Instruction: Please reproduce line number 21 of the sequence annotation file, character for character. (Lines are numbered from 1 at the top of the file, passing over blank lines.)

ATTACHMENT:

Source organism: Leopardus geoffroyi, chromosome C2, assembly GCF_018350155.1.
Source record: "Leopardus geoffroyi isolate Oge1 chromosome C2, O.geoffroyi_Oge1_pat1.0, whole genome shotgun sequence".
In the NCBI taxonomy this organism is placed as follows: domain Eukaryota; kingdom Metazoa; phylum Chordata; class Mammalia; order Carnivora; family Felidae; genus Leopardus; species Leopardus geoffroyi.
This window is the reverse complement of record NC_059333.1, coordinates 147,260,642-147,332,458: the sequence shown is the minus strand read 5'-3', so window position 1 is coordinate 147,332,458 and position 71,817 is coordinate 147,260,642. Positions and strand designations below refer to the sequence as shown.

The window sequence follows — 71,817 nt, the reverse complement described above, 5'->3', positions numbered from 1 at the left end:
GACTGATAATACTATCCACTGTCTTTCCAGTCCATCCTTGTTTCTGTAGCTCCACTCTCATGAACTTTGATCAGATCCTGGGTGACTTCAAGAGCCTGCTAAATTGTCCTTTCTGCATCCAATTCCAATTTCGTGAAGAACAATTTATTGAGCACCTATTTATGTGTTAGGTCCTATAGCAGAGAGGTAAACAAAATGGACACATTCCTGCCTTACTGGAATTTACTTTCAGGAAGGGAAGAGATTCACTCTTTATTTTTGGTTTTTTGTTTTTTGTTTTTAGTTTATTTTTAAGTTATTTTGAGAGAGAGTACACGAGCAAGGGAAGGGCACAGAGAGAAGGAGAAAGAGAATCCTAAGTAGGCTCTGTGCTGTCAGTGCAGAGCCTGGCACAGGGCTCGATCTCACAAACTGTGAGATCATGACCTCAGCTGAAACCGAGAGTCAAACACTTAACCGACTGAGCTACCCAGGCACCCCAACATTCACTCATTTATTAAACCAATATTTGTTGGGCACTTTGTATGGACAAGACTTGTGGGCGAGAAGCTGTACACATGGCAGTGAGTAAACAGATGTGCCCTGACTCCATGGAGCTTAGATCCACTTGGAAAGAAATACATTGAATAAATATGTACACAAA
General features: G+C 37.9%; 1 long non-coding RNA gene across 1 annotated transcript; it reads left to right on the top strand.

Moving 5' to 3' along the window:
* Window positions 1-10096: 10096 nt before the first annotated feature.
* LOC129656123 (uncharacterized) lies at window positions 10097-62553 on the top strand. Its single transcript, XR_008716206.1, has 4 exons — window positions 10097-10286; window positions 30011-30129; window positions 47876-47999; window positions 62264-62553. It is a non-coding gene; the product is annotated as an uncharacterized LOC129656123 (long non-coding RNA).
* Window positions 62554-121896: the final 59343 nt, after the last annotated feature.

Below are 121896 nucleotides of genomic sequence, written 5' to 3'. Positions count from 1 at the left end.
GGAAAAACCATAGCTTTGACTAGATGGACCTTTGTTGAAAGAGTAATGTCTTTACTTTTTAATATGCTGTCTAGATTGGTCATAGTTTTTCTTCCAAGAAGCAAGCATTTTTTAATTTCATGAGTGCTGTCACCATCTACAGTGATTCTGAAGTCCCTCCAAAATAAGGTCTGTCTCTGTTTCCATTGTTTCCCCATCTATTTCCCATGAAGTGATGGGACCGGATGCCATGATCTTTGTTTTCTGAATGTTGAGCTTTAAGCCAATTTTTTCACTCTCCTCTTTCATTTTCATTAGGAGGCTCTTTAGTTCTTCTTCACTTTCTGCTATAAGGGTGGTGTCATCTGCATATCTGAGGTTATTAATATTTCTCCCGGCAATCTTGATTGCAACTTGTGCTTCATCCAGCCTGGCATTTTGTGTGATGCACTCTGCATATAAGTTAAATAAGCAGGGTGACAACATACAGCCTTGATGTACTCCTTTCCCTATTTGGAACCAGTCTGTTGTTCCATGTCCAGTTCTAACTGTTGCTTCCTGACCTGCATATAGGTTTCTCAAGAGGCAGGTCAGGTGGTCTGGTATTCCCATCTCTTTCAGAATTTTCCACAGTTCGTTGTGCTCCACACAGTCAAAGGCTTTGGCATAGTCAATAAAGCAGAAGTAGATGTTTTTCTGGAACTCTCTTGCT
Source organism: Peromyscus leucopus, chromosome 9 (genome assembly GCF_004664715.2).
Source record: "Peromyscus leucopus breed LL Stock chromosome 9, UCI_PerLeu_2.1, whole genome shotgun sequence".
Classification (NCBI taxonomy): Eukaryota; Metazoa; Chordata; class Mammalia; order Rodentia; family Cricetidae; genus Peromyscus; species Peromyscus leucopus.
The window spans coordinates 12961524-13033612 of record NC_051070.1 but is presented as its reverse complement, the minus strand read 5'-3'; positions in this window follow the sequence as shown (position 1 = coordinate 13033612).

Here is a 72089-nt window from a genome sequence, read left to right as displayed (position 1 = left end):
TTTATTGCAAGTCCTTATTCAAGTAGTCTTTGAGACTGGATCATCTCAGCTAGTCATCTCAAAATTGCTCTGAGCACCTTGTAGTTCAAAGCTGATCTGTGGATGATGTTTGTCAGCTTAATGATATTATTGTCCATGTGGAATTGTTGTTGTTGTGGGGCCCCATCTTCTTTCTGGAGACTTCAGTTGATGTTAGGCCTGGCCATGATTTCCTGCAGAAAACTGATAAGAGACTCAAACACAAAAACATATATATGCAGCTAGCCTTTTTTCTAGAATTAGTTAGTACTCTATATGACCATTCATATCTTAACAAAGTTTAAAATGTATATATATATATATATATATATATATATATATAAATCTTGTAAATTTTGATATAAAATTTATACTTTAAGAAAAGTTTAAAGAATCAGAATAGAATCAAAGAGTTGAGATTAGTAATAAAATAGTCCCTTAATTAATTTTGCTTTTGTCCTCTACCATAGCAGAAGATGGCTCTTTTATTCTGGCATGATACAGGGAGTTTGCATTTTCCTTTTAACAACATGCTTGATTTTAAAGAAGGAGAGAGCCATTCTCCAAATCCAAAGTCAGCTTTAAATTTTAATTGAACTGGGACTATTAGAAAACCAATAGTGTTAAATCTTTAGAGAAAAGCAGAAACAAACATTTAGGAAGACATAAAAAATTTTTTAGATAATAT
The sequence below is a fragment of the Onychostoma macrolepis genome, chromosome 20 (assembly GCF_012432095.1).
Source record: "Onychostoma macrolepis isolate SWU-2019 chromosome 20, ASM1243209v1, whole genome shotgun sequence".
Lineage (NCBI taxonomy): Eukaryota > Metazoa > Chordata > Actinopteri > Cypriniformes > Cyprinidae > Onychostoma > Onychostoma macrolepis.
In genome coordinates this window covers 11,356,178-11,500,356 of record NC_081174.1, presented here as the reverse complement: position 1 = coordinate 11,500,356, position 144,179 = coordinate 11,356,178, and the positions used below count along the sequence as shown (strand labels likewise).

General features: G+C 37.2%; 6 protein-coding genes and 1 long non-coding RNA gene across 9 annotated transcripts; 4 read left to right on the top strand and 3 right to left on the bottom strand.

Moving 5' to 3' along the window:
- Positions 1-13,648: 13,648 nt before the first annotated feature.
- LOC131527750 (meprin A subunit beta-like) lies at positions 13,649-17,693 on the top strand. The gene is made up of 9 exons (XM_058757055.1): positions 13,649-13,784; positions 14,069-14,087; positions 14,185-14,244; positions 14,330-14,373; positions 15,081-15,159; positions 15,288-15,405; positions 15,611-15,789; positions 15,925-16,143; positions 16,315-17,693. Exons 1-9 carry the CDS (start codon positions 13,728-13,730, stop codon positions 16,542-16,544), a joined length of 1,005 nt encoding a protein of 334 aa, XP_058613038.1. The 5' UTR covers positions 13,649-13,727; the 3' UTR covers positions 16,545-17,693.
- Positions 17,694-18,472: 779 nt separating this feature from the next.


Source record: "Onychostoma macrolepis isolate SWU-2019 chromosome 20, ASM1243209v1, whole genome shotgun sequence".